Michelle Malkin
The families of nine people killed in the Washington, D.C., area are not alone in wondering whether their loved ones died at the hands of domestic madmen or foreign terrorists. Next week marks the first anniversary of the deaths of two Washington postal workers murdered by the still-unknown anthrax killers. One of the victims was Joseph Curseen Jr. He had worked 15 years on the nightshift as a mail sorter in the district's Brentwood facility. Family and friends called him "Little Joe." His father, "Big Joe," also worked for the postal service, delivering mail at the Reagan White House. Curseen's good and simple life centered on work, family and faith. He was a devout Catholic who grew up on the rough streets of Southeast Washington. He attended grade school at Our Lady of Perpetual Help, and then continued his Catholic education at Gonzaga High School and Marquette University. On his answering machine, he greeted callers with a cheerful message: "Have a blessed day!" According to news accounts, Curseen was the kind of diligent employee who racked up tons of unused sick days. The kind of selfless neighbor who could always be counted on to pick up other people's children after school or sports practice. The kind of community leader who rallied citizens to support speed bumps and safer streets. The kind of dutiful parishioner who led Bible study classes for fellow postal workers and always arrived at Mass first to help out with the smallest tasks. He was, in short, a gentleman, a professional, and a role model in words and deeds. "You could always depend on Joe," said the Rev. Lowell Case, parish priest at the church where Curseen grew up and returned regularly decades later to assist with communion and attend services with his parents. On Oct. 19, 2001, the steadfast postal worker who never called in sick, vomited at work. But, his dad told USA Today, he didn't tell his supervisor. In a world where so many workers search for the smallest excuse to skip out of work, Little Joe Curseen stubbornly resolved to finish the job as he had for 15 straight years. He finished his shift, thinking he had a simple stomach flu, and went to Mass the next day as usual. At Mass, he fainted, and a fellow parishioner called a rescue team to provide medical treatment. But Curseen dismissed them after a few minutes, insisting he was fine. That night, he returned to work. The next day, plagued with nausea and sweating, he and his wife visited an emergency room. He received a chest X-ray and intravenous fluids, and was discharged. By this time, news of the anthrax-laced letters had been buzzing on Capitol Hill for a full week. But no one at the hospital bothered to check Curseen for anthrax symptoms. In the early morning hours of Oct. 22, Curseen collapsed in his bathroom at home. His wife rushed him to the hospital, where he died of inhalational anthrax. The Congressional Black Caucus recently honored Curseen and his colleague, Thomas Morris Jr., who also died in the anthrax attacks; President Bush signed a law last month memorializing the men by renaming the facility where they worked in their honor. But the families still have no final answers from their government about the anthrax killers who terrorized the nation a year ago. "We live in a dangerous world, and those cowards who did this will have a lot to answer for one day," Curseen Sr. noted at the time of his only son's death. "We can only pray no other mother or father or wife has to go through this." The Curseen and Morris families have met the tragedy of unsolved terrorism not with panic or bitterness or self-pity or blame, but with sobriety and faith. They are role models for citizens now gripped in fear and too busy pointing fingers and walking in zigzags to get down on their knees and count their blessings.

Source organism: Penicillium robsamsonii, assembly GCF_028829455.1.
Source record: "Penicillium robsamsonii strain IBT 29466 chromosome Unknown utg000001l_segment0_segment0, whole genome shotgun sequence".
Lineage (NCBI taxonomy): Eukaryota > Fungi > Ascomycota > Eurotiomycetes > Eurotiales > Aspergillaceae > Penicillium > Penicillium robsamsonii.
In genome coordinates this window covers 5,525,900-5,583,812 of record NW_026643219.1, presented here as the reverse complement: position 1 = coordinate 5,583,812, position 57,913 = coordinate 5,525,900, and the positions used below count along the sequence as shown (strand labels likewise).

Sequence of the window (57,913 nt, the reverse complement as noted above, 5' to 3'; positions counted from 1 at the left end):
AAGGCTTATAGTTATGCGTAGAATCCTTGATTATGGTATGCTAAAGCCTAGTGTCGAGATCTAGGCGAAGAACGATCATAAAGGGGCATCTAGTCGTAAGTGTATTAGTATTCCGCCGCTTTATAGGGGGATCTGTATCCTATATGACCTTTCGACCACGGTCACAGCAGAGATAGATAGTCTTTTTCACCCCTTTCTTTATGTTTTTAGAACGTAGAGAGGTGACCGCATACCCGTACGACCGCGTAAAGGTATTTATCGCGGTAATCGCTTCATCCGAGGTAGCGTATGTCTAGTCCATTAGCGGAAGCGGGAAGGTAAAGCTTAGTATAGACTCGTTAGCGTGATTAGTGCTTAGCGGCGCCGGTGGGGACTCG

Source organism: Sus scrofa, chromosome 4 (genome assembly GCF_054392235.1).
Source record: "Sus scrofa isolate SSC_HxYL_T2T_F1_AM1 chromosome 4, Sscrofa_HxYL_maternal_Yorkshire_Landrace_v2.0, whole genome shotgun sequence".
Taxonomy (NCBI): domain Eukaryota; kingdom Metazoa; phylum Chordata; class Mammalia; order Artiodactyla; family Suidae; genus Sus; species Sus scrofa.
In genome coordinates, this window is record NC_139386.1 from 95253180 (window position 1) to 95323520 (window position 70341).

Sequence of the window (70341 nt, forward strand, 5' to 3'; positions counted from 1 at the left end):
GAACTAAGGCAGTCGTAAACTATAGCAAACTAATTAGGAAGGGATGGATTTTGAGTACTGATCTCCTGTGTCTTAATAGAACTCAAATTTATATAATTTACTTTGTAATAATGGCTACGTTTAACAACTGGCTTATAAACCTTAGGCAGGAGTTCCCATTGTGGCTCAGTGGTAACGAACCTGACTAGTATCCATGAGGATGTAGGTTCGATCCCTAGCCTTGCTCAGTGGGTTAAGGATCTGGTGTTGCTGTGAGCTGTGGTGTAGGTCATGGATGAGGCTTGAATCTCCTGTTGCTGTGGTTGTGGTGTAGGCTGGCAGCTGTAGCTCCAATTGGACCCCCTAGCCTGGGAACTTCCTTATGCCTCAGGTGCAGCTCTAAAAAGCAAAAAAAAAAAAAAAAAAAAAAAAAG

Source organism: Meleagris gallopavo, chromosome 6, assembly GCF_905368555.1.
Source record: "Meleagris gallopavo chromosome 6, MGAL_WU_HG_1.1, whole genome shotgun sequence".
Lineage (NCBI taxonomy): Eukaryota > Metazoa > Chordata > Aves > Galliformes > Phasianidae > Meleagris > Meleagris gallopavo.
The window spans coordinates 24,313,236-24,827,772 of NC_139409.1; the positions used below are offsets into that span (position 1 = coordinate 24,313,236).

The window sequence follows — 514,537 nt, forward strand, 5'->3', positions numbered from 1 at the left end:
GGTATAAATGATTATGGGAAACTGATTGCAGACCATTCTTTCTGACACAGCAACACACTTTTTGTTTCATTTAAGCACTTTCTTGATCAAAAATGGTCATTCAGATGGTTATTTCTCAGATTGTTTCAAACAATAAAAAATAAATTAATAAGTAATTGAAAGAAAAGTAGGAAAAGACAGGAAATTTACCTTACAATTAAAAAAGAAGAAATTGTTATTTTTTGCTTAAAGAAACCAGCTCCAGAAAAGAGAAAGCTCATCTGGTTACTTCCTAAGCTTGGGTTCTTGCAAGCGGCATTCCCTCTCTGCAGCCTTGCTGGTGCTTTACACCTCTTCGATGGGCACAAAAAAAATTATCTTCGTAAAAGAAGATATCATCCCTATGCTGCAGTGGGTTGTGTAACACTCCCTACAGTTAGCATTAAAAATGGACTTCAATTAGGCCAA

Michelle Malkin

Michelle Malkin is the author of "Culture of Corruption: Obama and his Team of Tax Cheats, Crooks & Cronies" (Regnery 2010).

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